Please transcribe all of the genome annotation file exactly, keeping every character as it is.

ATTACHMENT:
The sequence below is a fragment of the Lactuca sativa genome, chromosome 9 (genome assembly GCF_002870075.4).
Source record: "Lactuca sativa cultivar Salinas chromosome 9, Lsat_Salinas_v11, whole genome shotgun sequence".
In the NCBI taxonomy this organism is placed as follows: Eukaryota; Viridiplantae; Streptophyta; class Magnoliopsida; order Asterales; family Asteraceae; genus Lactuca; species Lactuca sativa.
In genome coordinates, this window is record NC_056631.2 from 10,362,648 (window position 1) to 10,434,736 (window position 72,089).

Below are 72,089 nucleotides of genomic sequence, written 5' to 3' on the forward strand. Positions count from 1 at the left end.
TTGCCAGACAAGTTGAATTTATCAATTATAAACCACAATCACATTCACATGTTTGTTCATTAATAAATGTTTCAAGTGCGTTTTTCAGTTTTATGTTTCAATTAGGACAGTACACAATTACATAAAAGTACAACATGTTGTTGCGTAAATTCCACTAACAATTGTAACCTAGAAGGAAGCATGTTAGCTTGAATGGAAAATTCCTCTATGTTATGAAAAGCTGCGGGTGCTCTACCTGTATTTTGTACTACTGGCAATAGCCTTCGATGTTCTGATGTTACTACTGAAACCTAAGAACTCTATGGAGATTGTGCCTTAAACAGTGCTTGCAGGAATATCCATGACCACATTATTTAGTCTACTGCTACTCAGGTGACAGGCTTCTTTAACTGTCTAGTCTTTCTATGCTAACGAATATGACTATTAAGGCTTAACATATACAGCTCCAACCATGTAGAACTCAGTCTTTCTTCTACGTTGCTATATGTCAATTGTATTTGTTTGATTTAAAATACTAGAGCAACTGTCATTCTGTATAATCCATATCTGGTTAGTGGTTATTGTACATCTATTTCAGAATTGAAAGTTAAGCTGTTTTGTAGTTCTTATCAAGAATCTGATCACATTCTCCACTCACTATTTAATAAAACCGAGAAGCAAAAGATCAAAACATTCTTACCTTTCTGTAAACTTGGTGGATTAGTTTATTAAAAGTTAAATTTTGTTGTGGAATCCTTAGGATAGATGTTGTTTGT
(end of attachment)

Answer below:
The sequence below is a fragment of the Lactuca sativa genome, chromosome 9 (genome assembly GCF_002870075.4).
Source record: "Lactuca sativa cultivar Salinas chromosome 9, Lsat_Salinas_v11, whole genome shotgun sequence".
In the NCBI taxonomy this organism is placed as follows: Eukaryota; Viridiplantae; Streptophyta; class Magnoliopsida; order Asterales; family Asteraceae; genus Lactuca; species Lactuca sativa.
In genome coordinates, this window is record NC_056631.2 from 10,362,648 (window position 1) to 10,434,736 (window position 72,089).

Below are 72,089 nucleotides of genomic sequence, written 5' to 3' on the forward strand. Positions count from 1 at the left end.
TTGCCAGACAAGTTGAATTTATCAATTATAAACCACAATCACATTCACATGTTTGTTCATTAATAAATGTTTCAAGTGCGTTTTTCAGTTTTATGTTTCAATTAGGACAGTACACAATTACATAAAAGTACAACATGTTGTTGCGTAAATTCCACTAACAATTGTAACCTAGAAGGAAGCATGTTAGCTTGAATGGAAAATTCCTCTATGTTATGAAAAGCTGCGGGTGCTCTACCTGTATTTTGTACTACTGGCAATAGCCTTCGATGTTCTGATGTTACTACTGAAACCTAAGAACTCTATGGAGATTGTGCCTTAAACAGTGCTTGCAGGAATATCCATGACCACATTATTTAGTCTACTGCTACTCAGGTGACAGGCTTCTTTAACTGTCTAGTCTTTCTATGCTAACGAATATGACTATTAAGGCTTAACATATACAGCTCCAACCATGTAGAACTCAGTCTTTCTTCTACGTTGCTATATGTCAATTGTATTTGTTTGATTTAAAATACTAGAGCAACTGTCATTCTGTATAATCCATATCTGGTTAGTGGTTATTGTACATCTATTTCAGAATTGAAAGTTAAGCTGTTTTGTAGTTCTTATCAAGAATCTGATCACATTCTCCACTCACTATTTAATAAAACCGAGAAGCAAAAGATCAAAACATTCTTACCTTTCTGTAAACTTGGTGGATTAGTTTATTAAAAGTTAAATTTTGTTGTGGAATCCTTAGGATAGATGTTGTTTGT